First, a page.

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ndometriosis is linked to pain and infertility for many women. It arises when cells like those that line the uterus (the endometrium) attach to other tissues and grow inside the lower belly. These out-of-place cells may be just the start of a problem that, for some, lasts a lifetime. Endometriosis affects up to 1 in 10 women of childbearing age. The pain it causes can range from extreme to barely noticeable. A woman may not know she has the disease until she has trouble getting pregnant and her doctor makes the diagnosis. About 40% of women with infertility turn out to have endometriosis. “Endometriosis is an incredibly complex disease. Its causes have been kind of a mystery, and we’re not sure how to prevent it,” says NIH scientist and gynecologist Dr. Pamela Stratton. She and other NIHfunded researchers have been gradually adding to our understanding of the condition. They’re working to find better ways to diagnose and treat endometriosis, and maybe even prevent it. Many scientists think that endometriosis results when some of the endometrial tissue shed from the uterus during menstruation flows backward into the pelvis. This strange migration—called retrograde menstrual flow—likely happens to most women, but it doesn’t always lead to endometriosis. Researchers are trying to figure out why some women have endometrial cells that stick and grow where they don’t belong, and why other women don’t. These misplaced cells—sometimes called lesions or implants—can also form scars between tissues and organs like the bladder, intestine or ovaries. Surprisingly, scientists have found that the number and size of lesions aren’t related to how severe the symptoms are. To diagnose endometriosis, doctors often use imaging tests like ultrasound and MRI to look for signs of internal lesions. But the only way to be certain you have endometriosis is with surgery, usually laparoscopy. For this procedure, the surgeon makes a small cut in the abdomen and inserts a tiny light at the end of a tube, or laparoscope.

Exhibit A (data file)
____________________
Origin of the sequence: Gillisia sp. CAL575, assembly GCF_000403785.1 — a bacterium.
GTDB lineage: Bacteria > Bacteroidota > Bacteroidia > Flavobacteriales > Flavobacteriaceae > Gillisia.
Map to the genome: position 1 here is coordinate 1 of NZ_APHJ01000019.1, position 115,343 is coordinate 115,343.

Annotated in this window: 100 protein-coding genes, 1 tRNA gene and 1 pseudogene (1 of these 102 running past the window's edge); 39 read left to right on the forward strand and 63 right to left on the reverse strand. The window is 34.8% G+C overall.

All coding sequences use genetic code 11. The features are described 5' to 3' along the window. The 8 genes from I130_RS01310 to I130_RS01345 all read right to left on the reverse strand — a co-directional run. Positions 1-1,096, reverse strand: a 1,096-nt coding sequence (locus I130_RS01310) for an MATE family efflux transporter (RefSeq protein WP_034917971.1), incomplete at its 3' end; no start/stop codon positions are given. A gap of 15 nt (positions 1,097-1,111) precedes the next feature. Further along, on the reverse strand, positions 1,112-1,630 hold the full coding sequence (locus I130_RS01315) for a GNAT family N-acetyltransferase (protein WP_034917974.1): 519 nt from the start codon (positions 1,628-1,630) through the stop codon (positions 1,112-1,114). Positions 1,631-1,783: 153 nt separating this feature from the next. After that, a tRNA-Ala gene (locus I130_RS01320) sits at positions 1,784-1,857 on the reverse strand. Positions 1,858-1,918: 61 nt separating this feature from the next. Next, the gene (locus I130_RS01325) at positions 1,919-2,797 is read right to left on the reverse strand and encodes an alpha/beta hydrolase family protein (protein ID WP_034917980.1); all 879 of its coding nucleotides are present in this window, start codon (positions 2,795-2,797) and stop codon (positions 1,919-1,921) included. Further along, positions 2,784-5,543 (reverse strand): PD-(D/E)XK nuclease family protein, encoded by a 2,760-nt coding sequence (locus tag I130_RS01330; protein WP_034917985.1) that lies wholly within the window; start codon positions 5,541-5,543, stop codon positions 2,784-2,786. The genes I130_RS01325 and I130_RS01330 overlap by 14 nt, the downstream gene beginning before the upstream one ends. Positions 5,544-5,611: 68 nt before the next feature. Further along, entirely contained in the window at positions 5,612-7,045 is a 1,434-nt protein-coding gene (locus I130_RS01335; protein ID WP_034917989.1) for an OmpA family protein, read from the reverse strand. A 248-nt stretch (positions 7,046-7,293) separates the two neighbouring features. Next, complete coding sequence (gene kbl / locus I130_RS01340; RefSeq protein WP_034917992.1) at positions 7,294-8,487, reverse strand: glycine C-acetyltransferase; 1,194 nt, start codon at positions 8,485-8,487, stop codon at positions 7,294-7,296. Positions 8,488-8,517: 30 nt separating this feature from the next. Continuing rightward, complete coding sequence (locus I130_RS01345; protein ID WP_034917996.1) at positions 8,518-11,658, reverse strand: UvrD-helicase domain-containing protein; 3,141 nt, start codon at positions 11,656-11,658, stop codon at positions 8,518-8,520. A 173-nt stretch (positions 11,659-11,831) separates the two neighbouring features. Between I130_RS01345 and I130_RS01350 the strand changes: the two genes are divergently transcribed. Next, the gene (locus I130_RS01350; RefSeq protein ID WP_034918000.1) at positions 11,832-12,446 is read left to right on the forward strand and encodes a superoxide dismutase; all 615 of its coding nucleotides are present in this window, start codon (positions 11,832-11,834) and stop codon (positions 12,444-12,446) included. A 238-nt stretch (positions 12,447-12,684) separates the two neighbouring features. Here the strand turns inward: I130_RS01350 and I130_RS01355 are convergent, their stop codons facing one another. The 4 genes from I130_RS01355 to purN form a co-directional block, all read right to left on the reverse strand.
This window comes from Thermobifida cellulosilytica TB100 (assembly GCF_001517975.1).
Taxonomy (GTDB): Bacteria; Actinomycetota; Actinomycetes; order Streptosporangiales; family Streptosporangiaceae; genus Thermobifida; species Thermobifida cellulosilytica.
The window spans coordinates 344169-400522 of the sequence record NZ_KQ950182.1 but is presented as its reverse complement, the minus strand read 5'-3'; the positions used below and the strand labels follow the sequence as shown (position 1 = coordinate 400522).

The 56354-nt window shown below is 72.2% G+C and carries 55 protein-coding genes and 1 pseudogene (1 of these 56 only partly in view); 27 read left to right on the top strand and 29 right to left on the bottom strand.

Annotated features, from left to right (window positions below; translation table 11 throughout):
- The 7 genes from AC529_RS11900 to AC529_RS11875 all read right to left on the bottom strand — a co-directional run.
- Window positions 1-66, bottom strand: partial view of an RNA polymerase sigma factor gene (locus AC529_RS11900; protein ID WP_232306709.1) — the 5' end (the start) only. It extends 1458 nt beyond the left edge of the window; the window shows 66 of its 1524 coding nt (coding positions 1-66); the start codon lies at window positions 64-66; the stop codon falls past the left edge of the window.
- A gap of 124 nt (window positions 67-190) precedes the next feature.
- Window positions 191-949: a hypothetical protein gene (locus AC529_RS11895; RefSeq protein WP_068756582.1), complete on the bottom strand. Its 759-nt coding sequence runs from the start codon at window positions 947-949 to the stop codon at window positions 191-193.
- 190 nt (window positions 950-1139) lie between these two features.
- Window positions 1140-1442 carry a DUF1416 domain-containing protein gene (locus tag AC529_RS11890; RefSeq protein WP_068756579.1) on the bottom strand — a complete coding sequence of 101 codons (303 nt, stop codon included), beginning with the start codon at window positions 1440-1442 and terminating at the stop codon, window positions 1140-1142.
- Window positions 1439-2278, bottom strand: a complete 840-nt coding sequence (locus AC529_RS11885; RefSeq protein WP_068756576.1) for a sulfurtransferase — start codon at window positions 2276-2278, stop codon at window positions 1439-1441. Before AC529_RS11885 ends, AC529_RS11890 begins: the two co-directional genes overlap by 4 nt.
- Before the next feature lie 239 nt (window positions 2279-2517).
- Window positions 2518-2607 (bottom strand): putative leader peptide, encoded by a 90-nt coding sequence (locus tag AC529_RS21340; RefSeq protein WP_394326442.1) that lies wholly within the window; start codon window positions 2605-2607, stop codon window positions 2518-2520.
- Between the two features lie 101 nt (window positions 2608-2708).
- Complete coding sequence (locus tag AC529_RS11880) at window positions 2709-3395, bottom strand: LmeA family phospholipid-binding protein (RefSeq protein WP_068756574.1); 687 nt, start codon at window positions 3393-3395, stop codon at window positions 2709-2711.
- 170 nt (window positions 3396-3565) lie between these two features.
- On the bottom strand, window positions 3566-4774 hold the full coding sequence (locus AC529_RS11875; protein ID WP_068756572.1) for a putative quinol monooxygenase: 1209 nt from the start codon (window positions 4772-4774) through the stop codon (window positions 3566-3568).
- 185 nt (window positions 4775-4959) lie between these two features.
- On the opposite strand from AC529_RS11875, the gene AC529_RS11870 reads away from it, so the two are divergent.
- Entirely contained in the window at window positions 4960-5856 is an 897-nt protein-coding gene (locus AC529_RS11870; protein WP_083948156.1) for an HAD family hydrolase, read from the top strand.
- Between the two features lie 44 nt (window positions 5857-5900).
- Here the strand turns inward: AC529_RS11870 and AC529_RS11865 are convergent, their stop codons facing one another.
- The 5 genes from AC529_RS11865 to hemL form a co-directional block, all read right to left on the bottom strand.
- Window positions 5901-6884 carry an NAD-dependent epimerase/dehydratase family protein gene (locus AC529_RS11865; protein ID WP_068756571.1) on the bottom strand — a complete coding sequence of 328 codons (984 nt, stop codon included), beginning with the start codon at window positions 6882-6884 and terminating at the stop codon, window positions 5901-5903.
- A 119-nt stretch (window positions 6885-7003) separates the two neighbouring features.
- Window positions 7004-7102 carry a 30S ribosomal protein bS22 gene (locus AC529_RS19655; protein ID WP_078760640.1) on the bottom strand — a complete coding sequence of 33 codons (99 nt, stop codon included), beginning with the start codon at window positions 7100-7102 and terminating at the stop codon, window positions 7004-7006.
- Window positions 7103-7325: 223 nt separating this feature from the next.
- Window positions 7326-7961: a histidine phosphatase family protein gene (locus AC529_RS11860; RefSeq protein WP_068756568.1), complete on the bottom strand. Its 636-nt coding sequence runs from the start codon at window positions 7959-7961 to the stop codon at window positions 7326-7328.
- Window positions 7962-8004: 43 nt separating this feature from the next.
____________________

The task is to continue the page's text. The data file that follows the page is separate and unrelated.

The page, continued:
The instrument allows the doctor to view patches of endometriosis inside the pelvic area. Some lesions can be removed during laparoscopy. Removing lesions— especially deep lesions—sometimes helps to relieve pain. Most often, though, endometriosis pain is treated with hormone therapy, usually birth control pills. These medications can suppress the body’s natural production of reproductive hormones and lighten the menstrual flow, which can help ease pain. “There’s a lot of active research into the basic biological mechanisms of endometriosis. There’s so much we don’t yet know,” says NIH’s Dr. Esther Eisenberg, an expert in reproductive health. “Once we understand the mechanisms, we’ll have better tools to help women deal with this serious problem.” Since endometriosis tends to run in families, researchers have been searching for culprit genes. Some are also looking for molecules in the blood that might help detect endometriosis without the need for laparoscopy. Others are testing potential new treatments in clinical trials. While there’s currently no cure for endometriosis, there are ways to minimize its symptoms. Work with your doctor to explore your treatment options. Premiere Issue 2011 — Boulder County — ­ Healthy Cells Magazine — Page 23


healthy living

Carl’s Call To Bike By Carl Edwards